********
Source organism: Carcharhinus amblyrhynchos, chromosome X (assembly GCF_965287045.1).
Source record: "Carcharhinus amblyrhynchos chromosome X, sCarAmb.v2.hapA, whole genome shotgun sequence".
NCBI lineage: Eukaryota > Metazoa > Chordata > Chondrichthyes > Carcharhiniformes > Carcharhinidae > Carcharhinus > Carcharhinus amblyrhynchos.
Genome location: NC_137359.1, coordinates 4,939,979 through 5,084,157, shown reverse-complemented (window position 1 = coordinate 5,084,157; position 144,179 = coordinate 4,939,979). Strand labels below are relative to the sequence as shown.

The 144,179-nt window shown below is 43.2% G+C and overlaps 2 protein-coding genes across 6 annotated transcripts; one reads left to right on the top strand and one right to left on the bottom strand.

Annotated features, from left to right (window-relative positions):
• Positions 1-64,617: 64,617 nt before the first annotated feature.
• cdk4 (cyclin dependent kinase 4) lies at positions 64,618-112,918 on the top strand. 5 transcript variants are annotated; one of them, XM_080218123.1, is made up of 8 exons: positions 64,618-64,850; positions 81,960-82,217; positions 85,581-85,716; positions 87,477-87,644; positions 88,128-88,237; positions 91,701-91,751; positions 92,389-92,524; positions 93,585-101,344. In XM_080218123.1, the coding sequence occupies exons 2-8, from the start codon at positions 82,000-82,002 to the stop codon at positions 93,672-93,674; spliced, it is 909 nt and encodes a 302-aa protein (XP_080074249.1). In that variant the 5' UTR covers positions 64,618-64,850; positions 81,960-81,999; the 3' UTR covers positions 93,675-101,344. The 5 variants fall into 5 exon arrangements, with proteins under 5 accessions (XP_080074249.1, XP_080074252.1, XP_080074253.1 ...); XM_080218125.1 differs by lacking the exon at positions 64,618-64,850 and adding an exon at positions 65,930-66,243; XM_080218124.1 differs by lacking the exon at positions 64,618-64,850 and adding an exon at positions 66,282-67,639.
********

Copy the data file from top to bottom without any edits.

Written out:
Source organism: Carcharhinus amblyrhynchos, chromosome X (assembly GCF_965287045.1).
Source record: "Carcharhinus amblyrhynchos chromosome X, sCarAmb.v2.hapA, whole genome shotgun sequence".
NCBI lineage: Eukaryota > Metazoa > Chordata > Chondrichthyes > Carcharhiniformes > Carcharhinidae > Carcharhinus > Carcharhinus amblyrhynchos.
Genome location: NC_137359.1, coordinates 4,939,979 through 5,084,157, shown reverse-complemented (window position 1 = coordinate 5,084,157; position 144,179 = coordinate 4,939,979). Strand labels below are relative to the sequence as shown.

The 144,179-nt window shown below is 43.2% G+C and overlaps 2 protein-coding genes across 6 annotated transcripts; one reads left to right on the top strand and one right to left on the bottom strand.

Annotated features, from left to right (window-relative positions):
• Positions 1-64,617: 64,617 nt before the first annotated feature.
• cdk4 (cyclin dependent kinase 4) lies at positions 64,618-112,918 on the top strand. 5 transcript variants are annotated; one of them, XM_080218123.1, is made up of 8 exons: positions 64,618-64,850; positions 81,960-82,217; positions 85,581-85,716; positions 87,477-87,644; positions 88,128-88,237; positions 91,701-91,751; positions 92,389-92,524; positions 93,585-101,344. In XM_080218123.1, the coding sequence occupies exons 2-8, from the start codon at positions 82,000-82,002 to the stop codon at positions 93,672-93,674; spliced, it is 909 nt and encodes a 302-aa protein (XP_080074249.1). In that variant the 5' UTR covers positions 64,618-64,850; positions 81,960-81,999; the 3' UTR covers positions 93,675-101,344. The 5 variants fall into 5 exon arrangements, with proteins under 5 accessions (XP_080074249.1, XP_080074252.1, XP_080074253.1 ...); XM_080218125.1 differs by lacking the exon at positions 64,618-64,850 and adding an exon at positions 65,930-66,243; XM_080218124.1 differs by lacking the exon at positions 64,618-64,850 and adding an exon at positions 66,282-67,639.